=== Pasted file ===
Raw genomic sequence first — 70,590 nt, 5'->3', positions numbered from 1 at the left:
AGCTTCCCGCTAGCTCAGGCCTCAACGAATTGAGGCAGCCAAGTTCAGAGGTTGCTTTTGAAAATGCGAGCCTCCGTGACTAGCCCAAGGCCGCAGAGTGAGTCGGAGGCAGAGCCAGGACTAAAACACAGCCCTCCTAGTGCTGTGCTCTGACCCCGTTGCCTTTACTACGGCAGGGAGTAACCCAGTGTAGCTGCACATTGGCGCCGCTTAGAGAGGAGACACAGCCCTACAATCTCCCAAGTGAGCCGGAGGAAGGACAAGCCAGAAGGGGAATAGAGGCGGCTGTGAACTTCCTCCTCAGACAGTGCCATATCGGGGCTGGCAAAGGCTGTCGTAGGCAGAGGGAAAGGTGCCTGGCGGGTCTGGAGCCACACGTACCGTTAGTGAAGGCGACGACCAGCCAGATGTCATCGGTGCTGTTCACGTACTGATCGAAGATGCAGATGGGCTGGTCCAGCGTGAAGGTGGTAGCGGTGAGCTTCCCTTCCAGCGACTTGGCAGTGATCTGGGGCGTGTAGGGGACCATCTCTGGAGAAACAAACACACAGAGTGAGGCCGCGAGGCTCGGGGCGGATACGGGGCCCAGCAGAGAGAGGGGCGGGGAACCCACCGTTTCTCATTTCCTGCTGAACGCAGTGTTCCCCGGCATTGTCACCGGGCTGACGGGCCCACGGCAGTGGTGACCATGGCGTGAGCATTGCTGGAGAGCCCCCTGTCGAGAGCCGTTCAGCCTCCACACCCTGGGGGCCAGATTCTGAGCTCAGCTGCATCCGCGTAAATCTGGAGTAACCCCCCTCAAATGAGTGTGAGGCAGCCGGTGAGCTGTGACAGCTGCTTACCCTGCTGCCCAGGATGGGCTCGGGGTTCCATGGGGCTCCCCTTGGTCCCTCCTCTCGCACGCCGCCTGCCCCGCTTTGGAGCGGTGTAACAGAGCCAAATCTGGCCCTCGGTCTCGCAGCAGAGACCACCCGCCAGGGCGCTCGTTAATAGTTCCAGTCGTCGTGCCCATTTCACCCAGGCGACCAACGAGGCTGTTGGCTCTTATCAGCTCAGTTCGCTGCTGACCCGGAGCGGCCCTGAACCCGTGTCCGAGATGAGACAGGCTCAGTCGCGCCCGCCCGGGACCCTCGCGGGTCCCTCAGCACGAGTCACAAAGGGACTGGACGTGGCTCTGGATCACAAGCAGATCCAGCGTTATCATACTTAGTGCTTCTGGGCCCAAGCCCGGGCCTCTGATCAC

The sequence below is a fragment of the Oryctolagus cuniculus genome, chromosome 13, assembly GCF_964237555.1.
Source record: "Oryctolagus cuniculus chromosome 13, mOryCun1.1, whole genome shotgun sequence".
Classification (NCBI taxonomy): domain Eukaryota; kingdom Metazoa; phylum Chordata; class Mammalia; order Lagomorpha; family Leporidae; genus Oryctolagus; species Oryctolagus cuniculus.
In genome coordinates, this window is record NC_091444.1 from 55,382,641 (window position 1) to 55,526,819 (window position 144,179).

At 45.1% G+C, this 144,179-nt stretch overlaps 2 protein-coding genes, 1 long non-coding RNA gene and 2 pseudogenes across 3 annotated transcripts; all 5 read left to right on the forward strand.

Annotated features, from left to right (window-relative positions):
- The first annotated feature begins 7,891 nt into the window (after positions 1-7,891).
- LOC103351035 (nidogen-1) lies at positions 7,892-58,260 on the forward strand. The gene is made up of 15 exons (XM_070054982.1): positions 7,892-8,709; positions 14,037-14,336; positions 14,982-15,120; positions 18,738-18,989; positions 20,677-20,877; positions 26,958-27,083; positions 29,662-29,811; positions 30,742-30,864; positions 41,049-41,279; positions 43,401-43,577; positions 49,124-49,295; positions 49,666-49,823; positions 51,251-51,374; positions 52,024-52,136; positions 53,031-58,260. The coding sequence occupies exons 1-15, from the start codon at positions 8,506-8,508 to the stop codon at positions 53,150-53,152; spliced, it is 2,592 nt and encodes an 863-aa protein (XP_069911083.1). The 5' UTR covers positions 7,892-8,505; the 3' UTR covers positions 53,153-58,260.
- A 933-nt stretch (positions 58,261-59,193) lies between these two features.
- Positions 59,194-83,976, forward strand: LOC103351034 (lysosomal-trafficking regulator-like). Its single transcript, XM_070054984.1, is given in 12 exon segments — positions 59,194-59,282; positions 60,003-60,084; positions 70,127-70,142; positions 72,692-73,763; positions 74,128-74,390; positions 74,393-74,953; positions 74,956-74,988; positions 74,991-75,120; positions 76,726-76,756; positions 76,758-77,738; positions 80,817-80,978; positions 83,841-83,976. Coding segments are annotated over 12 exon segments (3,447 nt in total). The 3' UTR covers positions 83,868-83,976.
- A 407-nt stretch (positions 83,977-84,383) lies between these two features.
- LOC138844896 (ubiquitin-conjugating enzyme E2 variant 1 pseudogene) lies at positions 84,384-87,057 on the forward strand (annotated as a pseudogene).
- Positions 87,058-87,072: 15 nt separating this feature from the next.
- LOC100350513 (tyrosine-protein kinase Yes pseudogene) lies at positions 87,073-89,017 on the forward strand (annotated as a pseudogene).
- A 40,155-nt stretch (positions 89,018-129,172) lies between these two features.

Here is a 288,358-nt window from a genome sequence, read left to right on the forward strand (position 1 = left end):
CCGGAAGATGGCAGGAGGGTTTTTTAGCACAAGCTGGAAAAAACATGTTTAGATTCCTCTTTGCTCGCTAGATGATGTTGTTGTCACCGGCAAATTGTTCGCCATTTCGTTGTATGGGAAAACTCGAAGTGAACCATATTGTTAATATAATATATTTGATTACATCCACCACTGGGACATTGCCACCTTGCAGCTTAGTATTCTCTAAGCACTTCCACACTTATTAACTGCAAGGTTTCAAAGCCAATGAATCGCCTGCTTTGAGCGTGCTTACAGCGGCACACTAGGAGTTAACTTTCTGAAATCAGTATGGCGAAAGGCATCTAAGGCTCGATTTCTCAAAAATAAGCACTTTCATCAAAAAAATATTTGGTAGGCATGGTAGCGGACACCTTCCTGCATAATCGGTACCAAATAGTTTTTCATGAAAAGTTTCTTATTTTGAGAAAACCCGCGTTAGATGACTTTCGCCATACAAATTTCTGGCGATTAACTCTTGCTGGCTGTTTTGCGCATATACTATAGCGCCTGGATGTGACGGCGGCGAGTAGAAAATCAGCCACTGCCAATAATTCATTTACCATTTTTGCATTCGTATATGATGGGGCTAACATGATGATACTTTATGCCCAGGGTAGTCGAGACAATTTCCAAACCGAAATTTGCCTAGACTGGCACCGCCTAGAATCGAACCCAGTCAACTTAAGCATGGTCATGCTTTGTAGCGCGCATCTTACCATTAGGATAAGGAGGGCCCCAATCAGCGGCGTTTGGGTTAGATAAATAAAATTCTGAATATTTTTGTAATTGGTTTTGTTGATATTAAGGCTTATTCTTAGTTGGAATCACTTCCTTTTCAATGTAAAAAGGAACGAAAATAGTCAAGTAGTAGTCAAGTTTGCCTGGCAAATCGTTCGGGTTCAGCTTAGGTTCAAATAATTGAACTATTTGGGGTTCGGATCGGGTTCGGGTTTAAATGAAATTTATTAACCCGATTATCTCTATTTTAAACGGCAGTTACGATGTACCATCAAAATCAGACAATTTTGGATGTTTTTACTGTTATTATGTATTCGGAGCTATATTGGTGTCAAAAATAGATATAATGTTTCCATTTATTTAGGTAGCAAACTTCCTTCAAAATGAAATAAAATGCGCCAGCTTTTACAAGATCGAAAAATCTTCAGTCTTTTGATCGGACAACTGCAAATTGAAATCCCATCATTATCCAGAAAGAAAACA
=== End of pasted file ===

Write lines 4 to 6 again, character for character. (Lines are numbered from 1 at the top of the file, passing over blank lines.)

Source record: "Oryctolagus cuniculus chromosome 13, mOryCun1.1, whole genome shotgun sequence".
Classification (NCBI taxonomy): domain Eukaryota; kingdom Metazoa; phylum Chordata; class Mammalia; order Lagomorpha; family Leporidae; genus Oryctolagus; species Oryctolagus cuniculus.
In genome coordinates, this window is record NC_091444.1 from 55,382,641 (window position 1) to 55,526,819 (window position 144,179).